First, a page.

Thursday, 23 October 2014

ruminations from the 58th ACUBE meeting in Portland OR, Oct 16-17, 2014

I just returned from the annual meeting of ACUBE in Portland, OR. This is a great group of biological educators interested in providing the best learning environment for their students. ACUBE publishes the semi-annual journal Bioscene: Journal of College Biology Teaching. You may contact their editor, James Clack, if you are interested in reviewing manuscripts for the journal.

I presented my survey of capstone courses in biology. It was at 8 am so we were a small but engaged group - we had an interesting discussion. I am preparing the manuscript for publication but if you can't wait you can view the PDF of my PowerPoint presentation here.

The following paragraphs are my summaries of the presentations I was able to attend.

Community Engagement in Undergraduate Biology: Opportunities and Challenges was presented by Amy Boyd from Warren Wilson College and presented her experience in developing a community service learning program for her students. She provided examples at all levels of college in which her students completed projects for community partners: middle school, community gardens, public gardens. She explained that there were pedagogical advantages of having direct contact between students and community partners: students consider alternative career tracks and it places students' learning in a larger social context.

James Clack from Indiana University-Purdue University presented Online Biology courses - Five Years In which was a reflection of his experiences with online learning in biology. There were a couple of take home messages for me. One was that online courses really benefit from being blended with a face-to-face component because his students didn't seem to make use of the online interaction opportunities he provided. In addition he found that far more students did not show up for the final exam compared to his in-class courses. Online students seemed to drop out of the course without officially dropping it resulting in an incomplete or failing grade. Some of the discussion mused about whether students simply forgot they were enrolled in the course or whether they were unclear about the need to take the initiative to drop or withdraw from a course before the deadline.

Matt Kropf & Denise Piechnik from the University of Pittsburgh presented An Approach to STEM Education in the Biology Classroom and Lab in which they suggested that it is not difficult for students to learn how to produce their own sensing instruments for their biology labs and projects. They acknowledged that the initial learning curve is steep but short - their students learned how to use the inexpensive kits within an afternoon (2-3 hrs) producing equipment that worked (e.g. moisture sensors). The kits were relatively inexpensive ($100 from Open Source Hardware & Open Source Software) and could be re-used. For those interested they are looking for collaborators for a grant in which they would complete a careful assessment of the impact of sensor development on student learning outcomes. Their argument and experience suggests that if students build their own equipment they have a better sense of the sensor's capabilities and limitations.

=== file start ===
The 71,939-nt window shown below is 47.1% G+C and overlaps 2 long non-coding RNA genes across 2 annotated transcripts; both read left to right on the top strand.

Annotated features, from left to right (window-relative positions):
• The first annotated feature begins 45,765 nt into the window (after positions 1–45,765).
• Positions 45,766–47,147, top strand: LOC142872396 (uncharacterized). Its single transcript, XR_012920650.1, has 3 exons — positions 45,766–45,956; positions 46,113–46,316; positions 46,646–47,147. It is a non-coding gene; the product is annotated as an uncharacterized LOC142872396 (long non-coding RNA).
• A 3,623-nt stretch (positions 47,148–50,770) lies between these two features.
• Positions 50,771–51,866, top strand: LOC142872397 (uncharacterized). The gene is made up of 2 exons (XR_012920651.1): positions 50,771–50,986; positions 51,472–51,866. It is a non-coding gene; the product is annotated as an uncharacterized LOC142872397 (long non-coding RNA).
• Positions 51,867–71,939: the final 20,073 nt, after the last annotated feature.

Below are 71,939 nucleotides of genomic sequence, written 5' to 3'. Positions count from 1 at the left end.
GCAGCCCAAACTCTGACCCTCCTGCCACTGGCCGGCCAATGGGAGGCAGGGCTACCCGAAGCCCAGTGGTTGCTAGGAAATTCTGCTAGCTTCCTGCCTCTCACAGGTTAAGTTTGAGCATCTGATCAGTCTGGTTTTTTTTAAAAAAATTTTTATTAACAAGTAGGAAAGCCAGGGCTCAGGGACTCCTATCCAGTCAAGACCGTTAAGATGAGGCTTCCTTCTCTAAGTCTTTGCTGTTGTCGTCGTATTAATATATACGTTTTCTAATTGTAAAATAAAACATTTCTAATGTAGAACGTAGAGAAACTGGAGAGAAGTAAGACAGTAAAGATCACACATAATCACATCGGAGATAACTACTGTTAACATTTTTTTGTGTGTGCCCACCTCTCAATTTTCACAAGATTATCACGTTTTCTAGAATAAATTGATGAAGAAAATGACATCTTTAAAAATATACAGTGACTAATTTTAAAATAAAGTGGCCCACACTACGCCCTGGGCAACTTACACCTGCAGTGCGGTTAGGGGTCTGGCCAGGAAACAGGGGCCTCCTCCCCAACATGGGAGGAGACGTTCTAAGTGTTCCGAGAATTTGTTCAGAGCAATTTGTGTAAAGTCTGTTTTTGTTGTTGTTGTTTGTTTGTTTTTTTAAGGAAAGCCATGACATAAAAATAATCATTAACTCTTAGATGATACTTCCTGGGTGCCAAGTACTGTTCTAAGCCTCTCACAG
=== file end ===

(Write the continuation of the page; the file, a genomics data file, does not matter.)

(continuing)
Lisa Felzien from Rockhurst University presented  Assessing the Impact of Integrated Research in a Molecular Biology Course in which she argued that embedding authentic research experience in courses produced increases in understanding experimental design, and improved critical thinking. A survey of her students' experiences indicated that they still perceived lectures to be the best teaching/learning method and that learning from their peers was not as valuable. However, they did highly rate their experiences in analysing their own data. Based on an analysis of student pre/post-tests she found that there were large learning increases for hypothesis making and testing but not as much for lecture based content/learning and that there was not much difference in students' ability to answer lower vs higher (Bloom's) order questions. She concluded that students appreciate working on research projects with a good perception of the learning involved but that there was little difference in their preference for lecture vs project-based learning and that students' perceptions of their learning do not always align with their performance and is more likely related to what they like.